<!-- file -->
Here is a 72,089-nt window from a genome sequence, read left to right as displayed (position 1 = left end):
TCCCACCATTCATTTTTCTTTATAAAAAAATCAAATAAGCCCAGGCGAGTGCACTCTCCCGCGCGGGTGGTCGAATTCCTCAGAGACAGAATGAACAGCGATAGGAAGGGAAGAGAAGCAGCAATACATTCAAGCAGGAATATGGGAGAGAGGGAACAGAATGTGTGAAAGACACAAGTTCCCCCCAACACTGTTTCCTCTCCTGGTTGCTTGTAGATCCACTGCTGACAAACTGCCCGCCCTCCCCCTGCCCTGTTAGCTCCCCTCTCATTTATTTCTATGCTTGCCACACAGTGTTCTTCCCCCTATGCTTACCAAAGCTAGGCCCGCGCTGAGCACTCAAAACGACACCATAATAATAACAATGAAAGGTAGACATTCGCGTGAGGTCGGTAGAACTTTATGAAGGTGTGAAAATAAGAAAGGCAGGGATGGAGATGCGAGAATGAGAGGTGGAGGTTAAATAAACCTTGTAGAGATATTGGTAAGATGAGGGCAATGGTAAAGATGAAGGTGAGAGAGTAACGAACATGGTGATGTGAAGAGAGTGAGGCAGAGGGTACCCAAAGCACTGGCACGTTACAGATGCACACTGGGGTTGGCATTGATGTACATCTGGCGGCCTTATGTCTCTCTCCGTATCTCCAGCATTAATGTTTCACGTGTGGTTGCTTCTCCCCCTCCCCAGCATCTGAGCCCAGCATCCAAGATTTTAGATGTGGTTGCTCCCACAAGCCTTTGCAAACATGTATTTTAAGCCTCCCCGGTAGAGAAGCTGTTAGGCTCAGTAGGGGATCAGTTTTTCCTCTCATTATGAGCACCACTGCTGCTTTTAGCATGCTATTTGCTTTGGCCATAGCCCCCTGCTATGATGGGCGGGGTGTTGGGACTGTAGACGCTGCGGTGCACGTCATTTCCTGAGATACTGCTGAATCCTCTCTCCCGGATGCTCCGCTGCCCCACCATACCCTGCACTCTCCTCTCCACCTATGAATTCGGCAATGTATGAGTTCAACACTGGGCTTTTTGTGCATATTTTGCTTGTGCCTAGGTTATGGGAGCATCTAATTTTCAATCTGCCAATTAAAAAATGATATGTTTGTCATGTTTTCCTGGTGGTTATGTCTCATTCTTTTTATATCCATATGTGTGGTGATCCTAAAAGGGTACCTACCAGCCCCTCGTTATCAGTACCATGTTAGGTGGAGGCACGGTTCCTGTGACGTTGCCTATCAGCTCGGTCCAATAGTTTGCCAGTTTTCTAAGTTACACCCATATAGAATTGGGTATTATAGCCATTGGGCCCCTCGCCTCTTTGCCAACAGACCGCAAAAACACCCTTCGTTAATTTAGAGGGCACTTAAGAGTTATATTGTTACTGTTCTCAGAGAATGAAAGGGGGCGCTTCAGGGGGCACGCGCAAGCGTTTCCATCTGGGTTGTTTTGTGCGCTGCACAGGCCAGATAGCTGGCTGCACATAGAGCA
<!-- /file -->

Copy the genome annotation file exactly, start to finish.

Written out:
Here is a 72,089-nt window from a genome sequence, read left to right as displayed (position 1 = left end):
TCCCACCATTCATTTTTCTTTATAAAAAAATCAAATAAGCCCAGGCGAGTGCACTCTCCCGCGCGGGTGGTCGAATTCCTCAGAGACAGAATGAACAGCGATAGGAAGGGAAGAGAAGCAGCAATACATTCAAGCAGGAATATGGGAGAGAGGGAACAGAATGTGTGAAAGACACAAGTTCCCCCCAACACTGTTTCCTCTCCTGGTTGCTTGTAGATCCACTGCTGACAAACTGCCCGCCCTCCCCCTGCCCTGTTAGCTCCCCTCTCATTTATTTCTATGCTTGCCACACAGTGTTCTTCCCCCTATGCTTACCAAAGCTAGGCCCGCGCTGAGCACTCAAAACGACACCATAATAATAACAATGAAAGGTAGACATTCGCGTGAGGTCGGTAGAACTTTATGAAGGTGTGAAAATAAGAAAGGCAGGGATGGAGATGCGAGAATGAGAGGTGGAGGTTAAATAAACCTTGTAGAGATATTGGTAAGATGAGGGCAATGGTAAAGATGAAGGTGAGAGAGTAACGAACATGGTGATGTGAAGAGAGTGAGGCAGAGGGTACCCAAAGCACTGGCACGTTACAGATGCACACTGGGGTTGGCATTGATGTACATCTGGCGGCCTTATGTCTCTCTCCGTATCTCCAGCATTAATGTTTCACGTGTGGTTGCTTCTCCCCCTCCCCAGCATCTGAGCCCAGCATCCAAGATTTTAGATGTGGTTGCTCCCACAAGCCTTTGCAAACATGTATTTTAAGCCTCCCCGGTAGAGAAGCTGTTAGGCTCAGTAGGGGATCAGTTTTTCCTCTCATTATGAGCACCACTGCTGCTTTTAGCATGCTATTTGCTTTGGCCATAGCCCCCTGCTATGATGGGCGGGGTGTTGGGACTGTAGACGCTGCGGTGCACGTCATTTCCTGAGATACTGCTGAATCCTCTCTCCCGGATGCTCCGCTGCCCCACCATACCCTGCACTCTCCTCTCCACCTATGAATTCGGCAATGTATGAGTTCAACACTGGGCTTTTTGTGCATATTTTGCTTGTGCCTAGGTTATGGGAGCATCTAATTTTCAATCTGCCAATTAAAAAATGATATGTTTGTCATGTTTTCCTGGTGGTTATGTCTCATTCTTTTTATATCCATATGTGTGGTGATCCTAAAAGGGTACCTACCAGCCCCTCGTTATCAGTACCATGTTAGGTGGAGGCACGGTTCCTGTGACGTTGCCTATCAGCTCGGTCCAATAGTTTGCCAGTTTTCTAAGTTACACCCATATAGAATTGGGTATTATAGCCATTGGGCCCCTCGCCTCTTTGCCAACAGACCGCAAAAACACCCTTCGTTAATTTAGAGGGCACTTAAGAGTTATATTGTTACTGTTCTCAGAGAATGAAAGGGGGCGCTTCAGGGGGCACGCGCAAGCGTTTCCATCTGGGTTGTTTTGTGCGCTGCACAGGCCAGATAGCTGGCTGCACATAGAGCA